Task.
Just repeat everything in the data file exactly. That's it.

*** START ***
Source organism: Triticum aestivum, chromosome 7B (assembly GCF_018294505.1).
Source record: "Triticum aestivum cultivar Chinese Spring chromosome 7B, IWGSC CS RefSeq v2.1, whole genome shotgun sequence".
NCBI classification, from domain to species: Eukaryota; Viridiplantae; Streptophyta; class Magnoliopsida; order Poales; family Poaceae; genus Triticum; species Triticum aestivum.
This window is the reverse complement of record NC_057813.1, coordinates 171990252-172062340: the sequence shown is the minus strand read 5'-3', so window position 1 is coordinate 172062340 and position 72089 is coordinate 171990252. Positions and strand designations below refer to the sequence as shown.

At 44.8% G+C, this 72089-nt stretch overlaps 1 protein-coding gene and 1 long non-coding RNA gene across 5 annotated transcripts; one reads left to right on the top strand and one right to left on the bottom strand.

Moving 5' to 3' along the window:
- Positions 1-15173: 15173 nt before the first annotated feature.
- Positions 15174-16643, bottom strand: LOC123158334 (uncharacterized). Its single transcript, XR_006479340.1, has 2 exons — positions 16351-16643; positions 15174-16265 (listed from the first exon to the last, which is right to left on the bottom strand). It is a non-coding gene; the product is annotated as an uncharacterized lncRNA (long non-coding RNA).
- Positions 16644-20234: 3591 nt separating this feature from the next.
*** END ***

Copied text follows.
Source organism: Triticum aestivum, chromosome 7B (assembly GCF_018294505.1).
Source record: "Triticum aestivum cultivar Chinese Spring chromosome 7B, IWGSC CS RefSeq v2.1, whole genome shotgun sequence".
NCBI classification, from domain to species: Eukaryota; Viridiplantae; Streptophyta; class Magnoliopsida; order Poales; family Poaceae; genus Triticum; species Triticum aestivum.
This window is the reverse complement of record NC_057813.1, coordinates 171990252-172062340: the sequence shown is the minus strand read 5'-3', so window position 1 is coordinate 172062340 and position 72089 is coordinate 171990252. Positions and strand designations below refer to the sequence as shown.

At 44.8% G+C, this 72089-nt stretch overlaps 1 protein-coding gene and 1 long non-coding RNA gene across 5 annotated transcripts; one reads left to right on the top strand and one right to left on the bottom strand.

Moving 5' to 3' along the window:
- Positions 1-15173: 15173 nt before the first annotated feature.
- Positions 15174-16643, bottom strand: LOC123158334 (uncharacterized). Its single transcript, XR_006479340.1, has 2 exons — positions 16351-16643; positions 15174-16265 (listed from the first exon to the last, which is right to left on the bottom strand). It is a non-coding gene; the product is annotated as an uncharacterized lncRNA (long non-coding RNA).
- Positions 16644-20234: 3591 nt separating this feature from the next.